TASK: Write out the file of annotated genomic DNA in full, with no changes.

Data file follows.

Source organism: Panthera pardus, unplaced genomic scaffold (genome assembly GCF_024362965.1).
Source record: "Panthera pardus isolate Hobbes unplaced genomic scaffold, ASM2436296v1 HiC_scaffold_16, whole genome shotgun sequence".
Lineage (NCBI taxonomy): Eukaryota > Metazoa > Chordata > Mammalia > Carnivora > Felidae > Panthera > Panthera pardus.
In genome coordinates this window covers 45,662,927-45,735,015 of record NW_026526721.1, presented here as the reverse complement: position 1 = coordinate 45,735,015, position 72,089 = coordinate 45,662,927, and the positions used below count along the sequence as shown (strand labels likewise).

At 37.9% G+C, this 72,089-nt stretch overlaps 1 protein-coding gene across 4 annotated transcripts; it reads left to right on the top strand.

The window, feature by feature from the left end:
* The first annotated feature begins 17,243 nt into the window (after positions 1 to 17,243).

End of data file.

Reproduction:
Source organism: Panthera pardus, unplaced genomic scaffold (genome assembly GCF_024362965.1).
Source record: "Panthera pardus isolate Hobbes unplaced genomic scaffold, ASM2436296v1 HiC_scaffold_16, whole genome shotgun sequence".
Lineage (NCBI taxonomy): Eukaryota > Metazoa > Chordata > Mammalia > Carnivora > Felidae > Panthera > Panthera pardus.
In genome coordinates this window covers 45,662,927-45,735,015 of record NW_026526721.1, presented here as the reverse complement: position 1 = coordinate 45,735,015, position 72,089 = coordinate 45,662,927, and the positions used below count along the sequence as shown (strand labels likewise).

At 37.9% G+C, this 72,089-nt stretch overlaps 1 protein-coding gene across 4 annotated transcripts; it reads left to right on the top strand.

The window, feature by feature from the left end:
* The first annotated feature begins 17,243 nt into the window (after positions 1 to 17,243).